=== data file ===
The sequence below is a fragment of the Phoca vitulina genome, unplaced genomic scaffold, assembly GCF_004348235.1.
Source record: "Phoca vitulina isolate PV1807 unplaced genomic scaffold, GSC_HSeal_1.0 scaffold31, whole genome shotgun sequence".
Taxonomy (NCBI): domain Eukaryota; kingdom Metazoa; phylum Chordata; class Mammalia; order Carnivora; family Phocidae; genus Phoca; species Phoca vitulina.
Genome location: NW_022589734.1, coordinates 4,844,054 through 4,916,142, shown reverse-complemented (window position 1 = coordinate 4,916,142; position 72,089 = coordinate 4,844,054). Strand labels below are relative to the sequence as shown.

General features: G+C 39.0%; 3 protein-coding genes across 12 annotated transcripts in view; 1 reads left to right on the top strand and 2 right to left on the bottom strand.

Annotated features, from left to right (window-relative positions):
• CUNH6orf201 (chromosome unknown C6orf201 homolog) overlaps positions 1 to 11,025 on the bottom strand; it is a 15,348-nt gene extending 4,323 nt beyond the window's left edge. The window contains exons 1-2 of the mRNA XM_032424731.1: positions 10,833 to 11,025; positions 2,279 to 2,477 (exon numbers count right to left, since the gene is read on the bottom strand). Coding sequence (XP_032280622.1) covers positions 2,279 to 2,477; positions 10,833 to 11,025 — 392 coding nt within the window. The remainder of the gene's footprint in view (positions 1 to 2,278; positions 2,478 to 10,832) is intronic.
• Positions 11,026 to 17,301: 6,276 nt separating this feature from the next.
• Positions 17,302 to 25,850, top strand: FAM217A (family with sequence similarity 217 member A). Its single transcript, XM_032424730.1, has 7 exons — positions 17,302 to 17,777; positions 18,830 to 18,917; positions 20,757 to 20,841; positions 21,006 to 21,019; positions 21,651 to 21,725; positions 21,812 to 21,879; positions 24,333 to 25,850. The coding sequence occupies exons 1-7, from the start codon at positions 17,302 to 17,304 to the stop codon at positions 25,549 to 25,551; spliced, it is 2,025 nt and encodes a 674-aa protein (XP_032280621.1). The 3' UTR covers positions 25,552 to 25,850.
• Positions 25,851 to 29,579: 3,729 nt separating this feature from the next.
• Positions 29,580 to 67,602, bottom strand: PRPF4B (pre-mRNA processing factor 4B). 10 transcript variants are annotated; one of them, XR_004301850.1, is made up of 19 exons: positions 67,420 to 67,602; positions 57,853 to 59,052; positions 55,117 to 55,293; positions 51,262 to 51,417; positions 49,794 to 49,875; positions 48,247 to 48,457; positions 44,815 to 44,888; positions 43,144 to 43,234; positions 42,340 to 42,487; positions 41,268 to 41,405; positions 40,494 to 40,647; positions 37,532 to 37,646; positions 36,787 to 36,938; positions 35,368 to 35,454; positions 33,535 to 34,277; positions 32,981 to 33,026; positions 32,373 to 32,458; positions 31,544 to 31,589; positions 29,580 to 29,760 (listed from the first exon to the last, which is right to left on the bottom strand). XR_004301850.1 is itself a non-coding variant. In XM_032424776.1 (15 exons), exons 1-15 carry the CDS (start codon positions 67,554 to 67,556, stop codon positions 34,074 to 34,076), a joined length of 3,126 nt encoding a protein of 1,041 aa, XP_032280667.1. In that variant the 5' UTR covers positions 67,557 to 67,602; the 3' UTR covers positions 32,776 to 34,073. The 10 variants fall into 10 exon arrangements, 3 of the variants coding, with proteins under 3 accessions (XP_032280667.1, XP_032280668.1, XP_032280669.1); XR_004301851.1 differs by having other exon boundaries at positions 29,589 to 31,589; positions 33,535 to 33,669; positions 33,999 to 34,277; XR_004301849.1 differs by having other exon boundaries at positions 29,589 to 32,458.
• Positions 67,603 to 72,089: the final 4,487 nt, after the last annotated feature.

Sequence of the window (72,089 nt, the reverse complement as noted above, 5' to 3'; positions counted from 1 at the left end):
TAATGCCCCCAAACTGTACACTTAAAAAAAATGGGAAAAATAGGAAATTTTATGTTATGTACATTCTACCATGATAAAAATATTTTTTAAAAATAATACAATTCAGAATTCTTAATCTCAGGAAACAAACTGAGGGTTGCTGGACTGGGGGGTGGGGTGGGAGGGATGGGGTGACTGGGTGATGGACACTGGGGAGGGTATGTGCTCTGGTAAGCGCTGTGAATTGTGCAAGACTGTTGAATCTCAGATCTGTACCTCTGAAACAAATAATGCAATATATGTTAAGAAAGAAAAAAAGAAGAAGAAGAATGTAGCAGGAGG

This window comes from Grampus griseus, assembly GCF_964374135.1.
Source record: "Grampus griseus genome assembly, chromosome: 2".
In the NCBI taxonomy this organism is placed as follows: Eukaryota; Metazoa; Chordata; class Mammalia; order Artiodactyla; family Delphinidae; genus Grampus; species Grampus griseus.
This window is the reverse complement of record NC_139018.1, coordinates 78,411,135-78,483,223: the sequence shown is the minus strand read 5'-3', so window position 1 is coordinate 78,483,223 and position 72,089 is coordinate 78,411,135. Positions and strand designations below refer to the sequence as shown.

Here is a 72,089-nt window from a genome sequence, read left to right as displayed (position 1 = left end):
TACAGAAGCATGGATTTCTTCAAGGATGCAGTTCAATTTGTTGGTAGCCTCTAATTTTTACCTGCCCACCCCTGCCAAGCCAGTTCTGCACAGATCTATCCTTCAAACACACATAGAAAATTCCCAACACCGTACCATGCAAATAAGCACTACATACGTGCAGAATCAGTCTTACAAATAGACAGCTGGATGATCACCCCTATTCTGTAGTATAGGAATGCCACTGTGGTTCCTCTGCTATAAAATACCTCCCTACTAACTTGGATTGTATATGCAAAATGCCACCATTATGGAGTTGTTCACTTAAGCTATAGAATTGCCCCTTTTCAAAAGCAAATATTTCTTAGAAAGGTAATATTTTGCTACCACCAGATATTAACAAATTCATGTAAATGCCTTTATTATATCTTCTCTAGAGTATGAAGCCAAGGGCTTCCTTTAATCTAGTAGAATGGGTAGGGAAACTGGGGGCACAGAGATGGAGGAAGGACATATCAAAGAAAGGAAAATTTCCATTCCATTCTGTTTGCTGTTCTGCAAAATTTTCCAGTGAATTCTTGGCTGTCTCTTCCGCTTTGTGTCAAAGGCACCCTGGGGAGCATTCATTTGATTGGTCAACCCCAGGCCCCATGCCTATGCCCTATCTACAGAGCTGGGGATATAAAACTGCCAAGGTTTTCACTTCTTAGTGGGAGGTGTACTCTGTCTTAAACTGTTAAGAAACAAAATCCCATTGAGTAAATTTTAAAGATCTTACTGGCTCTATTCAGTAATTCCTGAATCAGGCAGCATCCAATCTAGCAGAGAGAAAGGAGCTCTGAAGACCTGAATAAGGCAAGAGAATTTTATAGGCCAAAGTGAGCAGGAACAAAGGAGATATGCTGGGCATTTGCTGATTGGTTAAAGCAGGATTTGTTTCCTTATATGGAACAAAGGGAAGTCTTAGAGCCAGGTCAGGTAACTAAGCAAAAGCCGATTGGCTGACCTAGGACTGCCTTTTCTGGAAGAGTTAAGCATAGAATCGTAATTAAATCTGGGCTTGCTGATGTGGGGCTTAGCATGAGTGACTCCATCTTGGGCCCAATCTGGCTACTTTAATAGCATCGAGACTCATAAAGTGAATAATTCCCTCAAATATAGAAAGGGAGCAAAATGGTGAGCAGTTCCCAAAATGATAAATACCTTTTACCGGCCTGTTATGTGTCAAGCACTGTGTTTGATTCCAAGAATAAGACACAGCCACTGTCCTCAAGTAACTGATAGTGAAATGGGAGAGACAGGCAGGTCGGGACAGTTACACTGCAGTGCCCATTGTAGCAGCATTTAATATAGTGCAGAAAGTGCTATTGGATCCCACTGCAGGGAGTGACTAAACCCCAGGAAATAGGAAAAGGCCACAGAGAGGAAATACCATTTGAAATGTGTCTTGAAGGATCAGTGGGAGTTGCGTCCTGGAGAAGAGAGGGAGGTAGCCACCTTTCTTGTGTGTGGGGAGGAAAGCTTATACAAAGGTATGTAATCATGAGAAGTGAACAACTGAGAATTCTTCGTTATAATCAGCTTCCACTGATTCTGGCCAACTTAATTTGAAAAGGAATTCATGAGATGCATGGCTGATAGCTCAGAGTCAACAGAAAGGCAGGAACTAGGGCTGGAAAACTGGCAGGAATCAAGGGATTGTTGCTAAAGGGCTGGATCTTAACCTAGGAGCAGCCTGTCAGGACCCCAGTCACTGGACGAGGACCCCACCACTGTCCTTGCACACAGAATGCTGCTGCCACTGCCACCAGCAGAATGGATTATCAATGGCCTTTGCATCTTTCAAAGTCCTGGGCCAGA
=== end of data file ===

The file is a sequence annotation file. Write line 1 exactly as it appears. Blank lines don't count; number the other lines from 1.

The sequence below is a fragment of the Phoca vitulina genome, unplaced genomic scaffold, assembly GCF_004348235.1.